“To begin with, there were the Pharisees. They disliked Christ, and they said so. They resented the intrusion of this layperson—and an ill-educated man at that—into their domain. His teaching, or much of it, seemed to them sheer blasphemy. His habits they thought disgusting. You can always tell people by the company they keep, they sneered, and glanced scornfully at the rabble with whom Christ was not ashamed to mingle. Yet they were zealously religious people, keen churchgoing folk, as we would say, more keen and zealous by far than we are. They prayed, they fasted, they disciplined themselves along lines that might well make us much ashamed. They were good people in their way, devout and desperately in earnest, so far as they saw.” —Arthur John Gossip
A person with a fish emblem on the back of their car sped across the back of the Fred Meyers parking lot to make sure they beat me to the parking lot intersection. On the opposite side of the intersection was a car decorated with Oregon Duck flags. If their roles had been reversed I would have thought nothing, but when folks make a show of saying they are a Christian, well, I have an expectation.
Years ago Lily and I helped a pastor friend and his wife start a church. I remember always being uncomfortable with his driving. It just didn’t seem right that a pastor would be such an aggressive driver.
Is it wrong to expect character from someone who is religious? I understand we are all human. We all screw up, but if someone is intentional about proclaiming who or what they are, shouldn’t we expect some similarity between them and the person or thing they want to emulate?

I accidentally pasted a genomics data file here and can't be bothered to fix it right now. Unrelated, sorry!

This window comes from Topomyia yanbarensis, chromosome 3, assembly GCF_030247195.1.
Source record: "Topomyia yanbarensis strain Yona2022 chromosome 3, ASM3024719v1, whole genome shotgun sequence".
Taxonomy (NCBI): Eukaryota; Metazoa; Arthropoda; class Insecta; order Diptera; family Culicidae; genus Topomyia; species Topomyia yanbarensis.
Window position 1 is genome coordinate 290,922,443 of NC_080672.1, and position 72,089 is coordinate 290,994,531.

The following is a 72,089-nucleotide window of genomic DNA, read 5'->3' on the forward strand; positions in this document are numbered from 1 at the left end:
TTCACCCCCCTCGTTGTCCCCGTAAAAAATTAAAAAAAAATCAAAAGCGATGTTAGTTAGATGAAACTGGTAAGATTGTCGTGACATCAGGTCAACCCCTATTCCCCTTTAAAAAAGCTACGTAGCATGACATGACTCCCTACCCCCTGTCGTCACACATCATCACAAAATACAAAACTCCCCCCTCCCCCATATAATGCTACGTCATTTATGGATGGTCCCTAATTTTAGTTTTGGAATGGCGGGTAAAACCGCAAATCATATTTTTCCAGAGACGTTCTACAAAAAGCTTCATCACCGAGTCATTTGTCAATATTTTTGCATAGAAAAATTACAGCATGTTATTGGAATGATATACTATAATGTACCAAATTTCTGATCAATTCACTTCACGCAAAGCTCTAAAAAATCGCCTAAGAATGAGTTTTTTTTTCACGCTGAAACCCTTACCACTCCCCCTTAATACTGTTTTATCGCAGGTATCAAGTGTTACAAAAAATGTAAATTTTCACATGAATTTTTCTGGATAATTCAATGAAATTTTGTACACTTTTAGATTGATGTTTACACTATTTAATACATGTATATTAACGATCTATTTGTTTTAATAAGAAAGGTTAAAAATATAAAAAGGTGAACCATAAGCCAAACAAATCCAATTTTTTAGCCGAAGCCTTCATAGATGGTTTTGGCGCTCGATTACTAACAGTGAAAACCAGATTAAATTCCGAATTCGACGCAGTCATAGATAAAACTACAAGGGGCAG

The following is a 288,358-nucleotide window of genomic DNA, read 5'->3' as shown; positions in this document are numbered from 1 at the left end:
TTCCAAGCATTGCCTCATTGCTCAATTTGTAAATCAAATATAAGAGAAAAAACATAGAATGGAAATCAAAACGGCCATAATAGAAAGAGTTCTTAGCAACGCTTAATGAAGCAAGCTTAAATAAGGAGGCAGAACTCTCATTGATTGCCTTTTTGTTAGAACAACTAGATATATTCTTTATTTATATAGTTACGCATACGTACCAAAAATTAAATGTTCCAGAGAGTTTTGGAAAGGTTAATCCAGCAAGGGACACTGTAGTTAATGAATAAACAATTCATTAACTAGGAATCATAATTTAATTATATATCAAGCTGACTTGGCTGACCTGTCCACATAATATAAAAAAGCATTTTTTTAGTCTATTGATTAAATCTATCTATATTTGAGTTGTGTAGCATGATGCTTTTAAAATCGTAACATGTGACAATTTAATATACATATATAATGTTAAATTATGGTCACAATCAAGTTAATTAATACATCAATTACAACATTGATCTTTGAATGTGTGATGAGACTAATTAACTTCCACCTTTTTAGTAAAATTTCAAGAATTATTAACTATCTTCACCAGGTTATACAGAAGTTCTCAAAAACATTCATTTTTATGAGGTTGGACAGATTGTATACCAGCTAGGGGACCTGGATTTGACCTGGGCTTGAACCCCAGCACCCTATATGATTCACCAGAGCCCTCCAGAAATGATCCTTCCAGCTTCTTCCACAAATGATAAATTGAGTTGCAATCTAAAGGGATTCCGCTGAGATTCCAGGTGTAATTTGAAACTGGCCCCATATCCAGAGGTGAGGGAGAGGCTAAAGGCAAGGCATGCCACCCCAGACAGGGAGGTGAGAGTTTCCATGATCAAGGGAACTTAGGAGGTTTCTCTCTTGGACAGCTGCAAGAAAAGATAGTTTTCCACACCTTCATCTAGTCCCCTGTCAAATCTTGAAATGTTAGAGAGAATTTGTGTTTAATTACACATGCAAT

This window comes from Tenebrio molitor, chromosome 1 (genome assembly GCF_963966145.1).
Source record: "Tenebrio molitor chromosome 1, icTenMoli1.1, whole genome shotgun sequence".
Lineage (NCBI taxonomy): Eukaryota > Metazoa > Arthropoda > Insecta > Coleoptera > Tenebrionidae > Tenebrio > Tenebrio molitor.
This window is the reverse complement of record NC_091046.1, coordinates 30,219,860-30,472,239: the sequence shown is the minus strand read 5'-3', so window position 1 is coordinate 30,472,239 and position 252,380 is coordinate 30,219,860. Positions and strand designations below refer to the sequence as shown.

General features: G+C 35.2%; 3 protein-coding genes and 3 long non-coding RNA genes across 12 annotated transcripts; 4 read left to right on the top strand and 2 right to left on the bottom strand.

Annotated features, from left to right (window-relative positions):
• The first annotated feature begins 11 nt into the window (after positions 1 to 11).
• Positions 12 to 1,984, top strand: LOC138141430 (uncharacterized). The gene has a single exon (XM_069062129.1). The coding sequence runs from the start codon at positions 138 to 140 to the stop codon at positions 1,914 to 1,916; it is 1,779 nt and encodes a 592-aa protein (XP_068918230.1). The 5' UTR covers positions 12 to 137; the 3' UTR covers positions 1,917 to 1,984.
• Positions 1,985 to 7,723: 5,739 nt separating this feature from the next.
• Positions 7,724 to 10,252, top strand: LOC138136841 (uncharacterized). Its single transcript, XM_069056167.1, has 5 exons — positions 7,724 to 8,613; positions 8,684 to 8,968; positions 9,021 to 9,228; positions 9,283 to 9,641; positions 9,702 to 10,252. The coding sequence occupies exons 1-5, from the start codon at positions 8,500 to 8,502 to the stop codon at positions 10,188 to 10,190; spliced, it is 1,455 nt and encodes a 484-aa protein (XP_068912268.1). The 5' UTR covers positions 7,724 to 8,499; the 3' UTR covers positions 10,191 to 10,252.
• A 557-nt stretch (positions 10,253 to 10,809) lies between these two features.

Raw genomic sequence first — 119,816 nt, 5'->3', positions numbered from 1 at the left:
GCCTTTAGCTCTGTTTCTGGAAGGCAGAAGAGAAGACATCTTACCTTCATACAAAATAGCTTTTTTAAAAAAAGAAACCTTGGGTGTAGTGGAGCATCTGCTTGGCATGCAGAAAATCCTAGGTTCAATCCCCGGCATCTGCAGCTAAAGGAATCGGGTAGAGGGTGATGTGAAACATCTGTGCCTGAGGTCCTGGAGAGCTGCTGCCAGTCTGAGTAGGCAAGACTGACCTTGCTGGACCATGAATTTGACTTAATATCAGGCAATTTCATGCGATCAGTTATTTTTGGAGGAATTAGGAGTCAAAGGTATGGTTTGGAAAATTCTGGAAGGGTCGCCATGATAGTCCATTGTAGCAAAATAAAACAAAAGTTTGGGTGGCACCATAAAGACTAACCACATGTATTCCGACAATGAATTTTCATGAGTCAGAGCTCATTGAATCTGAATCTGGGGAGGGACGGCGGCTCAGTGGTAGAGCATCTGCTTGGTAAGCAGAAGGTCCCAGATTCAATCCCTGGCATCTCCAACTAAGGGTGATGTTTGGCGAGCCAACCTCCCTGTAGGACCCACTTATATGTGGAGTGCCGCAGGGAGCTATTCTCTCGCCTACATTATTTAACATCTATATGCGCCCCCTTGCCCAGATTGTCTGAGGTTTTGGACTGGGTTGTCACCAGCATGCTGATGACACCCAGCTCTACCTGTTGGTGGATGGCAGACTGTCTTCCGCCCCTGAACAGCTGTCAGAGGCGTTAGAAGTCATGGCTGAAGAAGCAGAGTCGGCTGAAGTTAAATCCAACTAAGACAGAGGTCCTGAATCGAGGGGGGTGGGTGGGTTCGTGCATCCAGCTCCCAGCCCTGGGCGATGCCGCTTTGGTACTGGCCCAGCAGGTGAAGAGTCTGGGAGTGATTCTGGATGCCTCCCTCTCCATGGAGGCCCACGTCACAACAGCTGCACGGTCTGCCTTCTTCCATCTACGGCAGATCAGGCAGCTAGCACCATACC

It’s no secret Christianity is becoming more and more unpopular in America, but the problem isn’t Christianity, the problem is the Christian claim2bes.
If someone asks you if you are a person of faith, do you believe in God, are you religious, and you answer yes, I’m a Buddhist, I’m a Jew, whatever, anything but a Christian, no eyebrows will rise. If, however, you say you are a Christian to someone who isn’t, there is often an immediate uncomfortable feeling. If you are beginning a new relationship with someone who isn’t a Christian you almost always start in a hole.
People are not born this way, they are made this way and the fault is not the media’s. We bring it on ourselves with our repugnant air of superiority and judgment. Jesus said judge not least you be judged. Do we really want others to be as unkind, thoughtless and unforgiving as we are? Do we want the world to conform to our way of doing things or to be transformed by spending time with Jesus? If we really want transformation then we are the ones who need to spend time with Jesus.